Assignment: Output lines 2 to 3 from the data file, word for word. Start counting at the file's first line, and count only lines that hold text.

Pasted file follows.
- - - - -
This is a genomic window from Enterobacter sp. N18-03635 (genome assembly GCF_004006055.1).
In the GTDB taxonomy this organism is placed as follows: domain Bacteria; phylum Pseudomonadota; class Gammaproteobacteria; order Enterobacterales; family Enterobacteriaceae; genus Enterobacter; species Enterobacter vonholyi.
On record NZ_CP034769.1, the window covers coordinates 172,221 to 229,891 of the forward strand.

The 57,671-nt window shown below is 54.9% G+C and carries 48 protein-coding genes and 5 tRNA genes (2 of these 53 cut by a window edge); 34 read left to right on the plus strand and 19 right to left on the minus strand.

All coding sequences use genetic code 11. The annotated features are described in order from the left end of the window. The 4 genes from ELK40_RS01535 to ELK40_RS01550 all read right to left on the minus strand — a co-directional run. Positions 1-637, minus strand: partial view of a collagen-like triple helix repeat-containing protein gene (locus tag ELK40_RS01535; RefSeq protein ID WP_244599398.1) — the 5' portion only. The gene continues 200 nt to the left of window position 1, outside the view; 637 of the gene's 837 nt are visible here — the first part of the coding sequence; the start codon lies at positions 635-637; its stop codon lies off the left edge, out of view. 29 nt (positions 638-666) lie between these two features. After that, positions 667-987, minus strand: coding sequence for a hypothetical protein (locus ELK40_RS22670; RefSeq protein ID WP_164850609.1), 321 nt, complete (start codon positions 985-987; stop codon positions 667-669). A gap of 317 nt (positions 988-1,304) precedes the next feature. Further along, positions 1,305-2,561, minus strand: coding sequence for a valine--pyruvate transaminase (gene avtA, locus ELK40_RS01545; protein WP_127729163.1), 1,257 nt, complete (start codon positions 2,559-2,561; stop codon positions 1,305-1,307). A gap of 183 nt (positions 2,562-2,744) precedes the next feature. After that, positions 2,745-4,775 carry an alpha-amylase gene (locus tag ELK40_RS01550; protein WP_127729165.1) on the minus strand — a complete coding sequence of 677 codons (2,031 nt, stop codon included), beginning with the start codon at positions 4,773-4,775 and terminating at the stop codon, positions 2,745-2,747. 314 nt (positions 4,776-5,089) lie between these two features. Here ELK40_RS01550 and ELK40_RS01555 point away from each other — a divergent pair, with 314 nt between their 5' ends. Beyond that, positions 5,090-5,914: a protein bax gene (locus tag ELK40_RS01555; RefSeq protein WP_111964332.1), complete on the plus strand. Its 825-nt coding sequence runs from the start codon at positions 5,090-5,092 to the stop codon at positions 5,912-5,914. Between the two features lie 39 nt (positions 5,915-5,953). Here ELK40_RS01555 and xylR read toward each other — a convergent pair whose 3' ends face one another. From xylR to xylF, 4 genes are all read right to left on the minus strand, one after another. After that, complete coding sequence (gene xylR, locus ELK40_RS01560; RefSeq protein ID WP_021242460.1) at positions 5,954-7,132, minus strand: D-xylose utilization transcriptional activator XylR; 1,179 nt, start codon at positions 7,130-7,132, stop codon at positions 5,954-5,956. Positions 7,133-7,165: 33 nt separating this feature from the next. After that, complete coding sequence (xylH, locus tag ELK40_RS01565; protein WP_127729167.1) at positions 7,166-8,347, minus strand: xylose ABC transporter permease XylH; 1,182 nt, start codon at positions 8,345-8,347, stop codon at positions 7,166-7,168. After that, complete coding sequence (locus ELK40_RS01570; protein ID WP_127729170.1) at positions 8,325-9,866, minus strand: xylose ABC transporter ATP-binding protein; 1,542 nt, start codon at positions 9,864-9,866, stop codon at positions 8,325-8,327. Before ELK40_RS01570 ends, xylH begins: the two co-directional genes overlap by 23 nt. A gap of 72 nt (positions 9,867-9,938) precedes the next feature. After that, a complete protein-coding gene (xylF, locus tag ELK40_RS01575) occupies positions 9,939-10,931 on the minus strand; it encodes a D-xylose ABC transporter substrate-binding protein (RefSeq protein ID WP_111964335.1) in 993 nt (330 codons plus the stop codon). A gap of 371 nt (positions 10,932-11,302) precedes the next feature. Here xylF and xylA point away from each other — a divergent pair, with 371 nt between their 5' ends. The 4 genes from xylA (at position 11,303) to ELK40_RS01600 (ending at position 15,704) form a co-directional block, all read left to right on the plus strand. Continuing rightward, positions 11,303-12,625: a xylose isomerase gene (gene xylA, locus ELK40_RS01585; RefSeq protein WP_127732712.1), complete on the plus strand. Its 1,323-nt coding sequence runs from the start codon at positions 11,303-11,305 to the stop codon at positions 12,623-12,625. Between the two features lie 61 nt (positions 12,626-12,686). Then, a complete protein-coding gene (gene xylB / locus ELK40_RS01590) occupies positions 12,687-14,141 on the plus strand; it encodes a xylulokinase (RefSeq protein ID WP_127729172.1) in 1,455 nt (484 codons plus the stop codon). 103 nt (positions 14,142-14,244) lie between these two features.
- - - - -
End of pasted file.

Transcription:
In the GTDB taxonomy this organism is placed as follows: domain Bacteria; phylum Pseudomonadota; class Gammaproteobacteria; order Enterobacterales; family Enterobacteriaceae; genus Enterobacter; species Enterobacter vonholyi.
On record NZ_CP034769.1, the window covers coordinates 172,221 to 229,891 of the forward strand.